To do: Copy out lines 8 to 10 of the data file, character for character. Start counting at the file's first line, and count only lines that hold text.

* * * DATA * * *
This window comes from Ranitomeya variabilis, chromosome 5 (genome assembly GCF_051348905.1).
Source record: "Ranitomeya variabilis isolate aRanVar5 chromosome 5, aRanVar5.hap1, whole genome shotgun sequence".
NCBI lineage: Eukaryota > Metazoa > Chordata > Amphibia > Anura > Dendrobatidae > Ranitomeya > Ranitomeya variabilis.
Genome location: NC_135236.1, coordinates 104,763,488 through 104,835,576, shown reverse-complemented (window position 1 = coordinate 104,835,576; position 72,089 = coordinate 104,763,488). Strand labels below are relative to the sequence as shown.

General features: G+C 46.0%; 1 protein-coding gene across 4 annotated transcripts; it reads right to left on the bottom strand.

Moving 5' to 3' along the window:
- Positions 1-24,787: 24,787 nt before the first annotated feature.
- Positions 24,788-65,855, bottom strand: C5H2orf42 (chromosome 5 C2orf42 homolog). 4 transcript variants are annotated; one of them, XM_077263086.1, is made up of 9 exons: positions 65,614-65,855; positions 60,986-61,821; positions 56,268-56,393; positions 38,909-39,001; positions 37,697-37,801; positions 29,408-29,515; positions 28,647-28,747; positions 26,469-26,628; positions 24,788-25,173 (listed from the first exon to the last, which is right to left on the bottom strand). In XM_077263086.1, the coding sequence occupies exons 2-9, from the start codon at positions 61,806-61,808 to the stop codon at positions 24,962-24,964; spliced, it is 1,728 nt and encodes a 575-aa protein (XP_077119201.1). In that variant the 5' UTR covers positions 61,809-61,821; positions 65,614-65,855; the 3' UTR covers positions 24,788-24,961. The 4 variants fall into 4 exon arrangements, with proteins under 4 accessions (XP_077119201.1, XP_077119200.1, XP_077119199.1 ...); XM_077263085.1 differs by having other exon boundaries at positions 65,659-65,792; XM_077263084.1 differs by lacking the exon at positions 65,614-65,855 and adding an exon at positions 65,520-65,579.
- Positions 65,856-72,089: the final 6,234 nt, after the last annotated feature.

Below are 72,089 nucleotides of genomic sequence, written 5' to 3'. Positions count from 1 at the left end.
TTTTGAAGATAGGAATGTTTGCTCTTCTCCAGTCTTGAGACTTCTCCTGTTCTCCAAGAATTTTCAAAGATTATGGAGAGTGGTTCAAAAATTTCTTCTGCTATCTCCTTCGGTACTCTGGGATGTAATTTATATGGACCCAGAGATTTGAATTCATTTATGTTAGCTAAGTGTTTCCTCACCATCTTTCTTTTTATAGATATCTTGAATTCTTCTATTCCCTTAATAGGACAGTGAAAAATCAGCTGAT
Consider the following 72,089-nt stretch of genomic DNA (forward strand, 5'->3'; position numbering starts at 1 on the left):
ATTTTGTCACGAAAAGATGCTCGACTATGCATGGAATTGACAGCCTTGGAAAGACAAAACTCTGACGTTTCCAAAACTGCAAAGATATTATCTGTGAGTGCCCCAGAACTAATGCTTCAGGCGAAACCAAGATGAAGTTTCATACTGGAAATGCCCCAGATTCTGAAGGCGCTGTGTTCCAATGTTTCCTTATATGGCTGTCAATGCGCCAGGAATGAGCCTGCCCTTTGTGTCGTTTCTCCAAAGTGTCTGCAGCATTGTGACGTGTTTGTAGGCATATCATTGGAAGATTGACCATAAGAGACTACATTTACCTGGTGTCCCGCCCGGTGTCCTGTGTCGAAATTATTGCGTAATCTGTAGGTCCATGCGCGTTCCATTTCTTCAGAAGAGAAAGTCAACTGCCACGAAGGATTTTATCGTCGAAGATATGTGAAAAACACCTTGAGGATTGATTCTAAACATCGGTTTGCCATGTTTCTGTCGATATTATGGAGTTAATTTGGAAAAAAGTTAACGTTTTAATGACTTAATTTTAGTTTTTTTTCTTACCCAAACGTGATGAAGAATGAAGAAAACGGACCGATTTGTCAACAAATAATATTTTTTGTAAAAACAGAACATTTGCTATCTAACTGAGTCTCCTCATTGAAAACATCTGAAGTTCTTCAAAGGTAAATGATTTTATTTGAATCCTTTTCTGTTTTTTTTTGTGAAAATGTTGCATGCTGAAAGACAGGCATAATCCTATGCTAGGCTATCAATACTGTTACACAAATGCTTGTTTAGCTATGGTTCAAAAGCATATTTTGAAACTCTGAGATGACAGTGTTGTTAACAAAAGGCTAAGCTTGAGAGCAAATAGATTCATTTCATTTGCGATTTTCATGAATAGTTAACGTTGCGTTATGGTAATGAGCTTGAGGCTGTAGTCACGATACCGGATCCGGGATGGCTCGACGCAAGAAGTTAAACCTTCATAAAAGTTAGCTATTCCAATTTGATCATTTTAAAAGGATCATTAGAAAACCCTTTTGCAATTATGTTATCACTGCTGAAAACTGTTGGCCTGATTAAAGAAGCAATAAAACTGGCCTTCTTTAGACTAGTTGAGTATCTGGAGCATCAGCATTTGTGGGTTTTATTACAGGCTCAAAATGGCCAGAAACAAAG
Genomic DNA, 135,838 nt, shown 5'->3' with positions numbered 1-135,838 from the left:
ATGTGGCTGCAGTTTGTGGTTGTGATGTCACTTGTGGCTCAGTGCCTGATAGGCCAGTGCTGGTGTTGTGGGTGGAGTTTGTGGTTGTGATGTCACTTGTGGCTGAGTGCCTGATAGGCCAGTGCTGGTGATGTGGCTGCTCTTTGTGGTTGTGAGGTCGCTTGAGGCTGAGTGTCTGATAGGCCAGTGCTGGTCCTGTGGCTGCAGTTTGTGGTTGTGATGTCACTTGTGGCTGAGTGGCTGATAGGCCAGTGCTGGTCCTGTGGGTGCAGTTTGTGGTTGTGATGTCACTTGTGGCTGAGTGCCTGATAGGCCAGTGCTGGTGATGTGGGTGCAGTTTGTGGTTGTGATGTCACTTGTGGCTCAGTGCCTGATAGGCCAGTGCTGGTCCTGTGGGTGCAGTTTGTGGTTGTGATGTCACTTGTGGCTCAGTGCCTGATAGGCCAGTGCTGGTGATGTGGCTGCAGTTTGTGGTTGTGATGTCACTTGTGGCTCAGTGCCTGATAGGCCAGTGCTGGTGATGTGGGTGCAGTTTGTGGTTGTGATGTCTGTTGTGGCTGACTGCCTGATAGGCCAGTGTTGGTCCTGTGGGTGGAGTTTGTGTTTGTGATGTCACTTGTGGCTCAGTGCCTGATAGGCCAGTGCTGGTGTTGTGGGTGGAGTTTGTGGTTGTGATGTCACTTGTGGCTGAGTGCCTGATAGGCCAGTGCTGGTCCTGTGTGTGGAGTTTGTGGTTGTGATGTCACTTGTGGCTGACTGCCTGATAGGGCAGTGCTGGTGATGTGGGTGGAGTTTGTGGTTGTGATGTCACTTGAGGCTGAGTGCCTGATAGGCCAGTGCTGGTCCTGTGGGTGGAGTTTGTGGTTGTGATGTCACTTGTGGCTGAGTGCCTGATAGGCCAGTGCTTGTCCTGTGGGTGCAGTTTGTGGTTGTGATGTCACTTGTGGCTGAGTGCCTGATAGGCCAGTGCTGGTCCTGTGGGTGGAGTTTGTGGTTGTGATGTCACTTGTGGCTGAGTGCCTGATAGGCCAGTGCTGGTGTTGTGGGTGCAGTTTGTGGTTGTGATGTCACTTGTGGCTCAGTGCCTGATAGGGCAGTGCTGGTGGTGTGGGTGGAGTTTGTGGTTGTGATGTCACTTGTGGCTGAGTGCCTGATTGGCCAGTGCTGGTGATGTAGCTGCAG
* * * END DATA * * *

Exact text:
- Positions 24,788-65,855, bottom strand: C5H2orf42 (chromosome 5 C2orf42 homolog). 4 transcript variants are annotated; one of them, XM_077263086.1, is made up of 9 exons: positions 65,614-65,855; positions 60,986-61,821; positions 56,268-56,393; positions 38,909-39,001; positions 37,697-37,801; positions 29,408-29,515; positions 28,647-28,747; positions 26,469-26,628; positions 24,788-25,173 (listed from the first exon to the last, which is right to left on the bottom strand). In XM_077263086.1, the coding sequence occupies exons 2-9, from the start codon at positions 61,806-61,808 to the stop codon at positions 24,962-24,964; spliced, it is 1,728 nt and encodes a 575-aa protein (XP_077119201.1). In that variant the 5' UTR covers positions 61,809-61,821; positions 65,614-65,855; the 3' UTR covers positions 24,788-24,961. The 4 variants fall into 4 exon arrangements, with proteins under 4 accessions (XP_077119201.1, XP_077119200.1, XP_077119199.1 ...); XM_077263085.1 differs by having other exon boundaries at positions 65,659-65,792; XM_077263084.1 differs by lacking the exon at positions 65,614-65,855 and adding an exon at positions 65,520-65,579.
- Positions 65,856-72,089: the final 6,234 nt, after the last annotated feature.

Below are 72,089 nucleotides of genomic sequence, written 5' to 3'. Positions count from 1 at the left end.